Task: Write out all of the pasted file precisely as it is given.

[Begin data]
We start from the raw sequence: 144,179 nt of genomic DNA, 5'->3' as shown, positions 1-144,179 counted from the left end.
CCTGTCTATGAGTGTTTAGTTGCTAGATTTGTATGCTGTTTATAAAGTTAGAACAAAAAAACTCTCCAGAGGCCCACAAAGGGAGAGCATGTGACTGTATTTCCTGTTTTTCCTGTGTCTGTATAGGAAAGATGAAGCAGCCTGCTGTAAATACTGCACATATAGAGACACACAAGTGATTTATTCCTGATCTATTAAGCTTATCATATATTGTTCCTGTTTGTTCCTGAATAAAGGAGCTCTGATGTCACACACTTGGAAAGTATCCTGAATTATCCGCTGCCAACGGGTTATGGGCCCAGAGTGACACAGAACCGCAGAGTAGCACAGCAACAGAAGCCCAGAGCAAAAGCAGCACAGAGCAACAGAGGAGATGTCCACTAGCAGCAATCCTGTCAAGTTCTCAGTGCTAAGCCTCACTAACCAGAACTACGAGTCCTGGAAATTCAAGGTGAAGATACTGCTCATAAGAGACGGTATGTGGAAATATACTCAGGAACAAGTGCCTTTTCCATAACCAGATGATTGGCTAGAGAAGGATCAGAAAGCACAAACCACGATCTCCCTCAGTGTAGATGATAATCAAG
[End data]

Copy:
We start from the raw sequence: 144,179 nt of genomic DNA, 5'->3' as shown, positions 1-144,179 counted from the left end.
CCTGTCTATGAGTGTTTAGTTGCTAGATTTGTATGCTGTTTATAAAGTTAGAACAAAAAAACTCTCCAGAGGCCCACAAAGGGAGAGCATGTGACTGTATTTCCTGTTTTTCCTGTGTCTGTATAGGAAAGATGAAGCAGCCTGCTGTAAATACTGCACATATAGAGACACACAAGTGATTTATTCCTGATCTATTAAGCTTATCATATATTGTTCCTGTTTGTTCCTGAATAAAGGAGCTCTGATGTCACACACTTGGAAAGTATCCTGAATTATCCGCTGCCAACGGGTTATGGGCCCAGAGTGACACAGAACCGCAGAGTAGCACAGCAACAGAAGCCCAGAGCAAAAGCAGCACAGAGCAACAGAGGAGATGTCCACTAGCAGCAATCCTGTCAAGTTCTCAGTGCTAAGCCTCACTAACCAGAACTACGAGTCCTGGAAATTCAAGGTGAAGATACTGCTCATAAGAGACGGTATGTGGAAATATACTCAGGAACAAGTGCCTTTTCCATAACCAGATGATTGGCTAGAGAAGGATCAGAAAGCACAAACCACGATCTCCCTCAGTGTAGATGATAATCAAG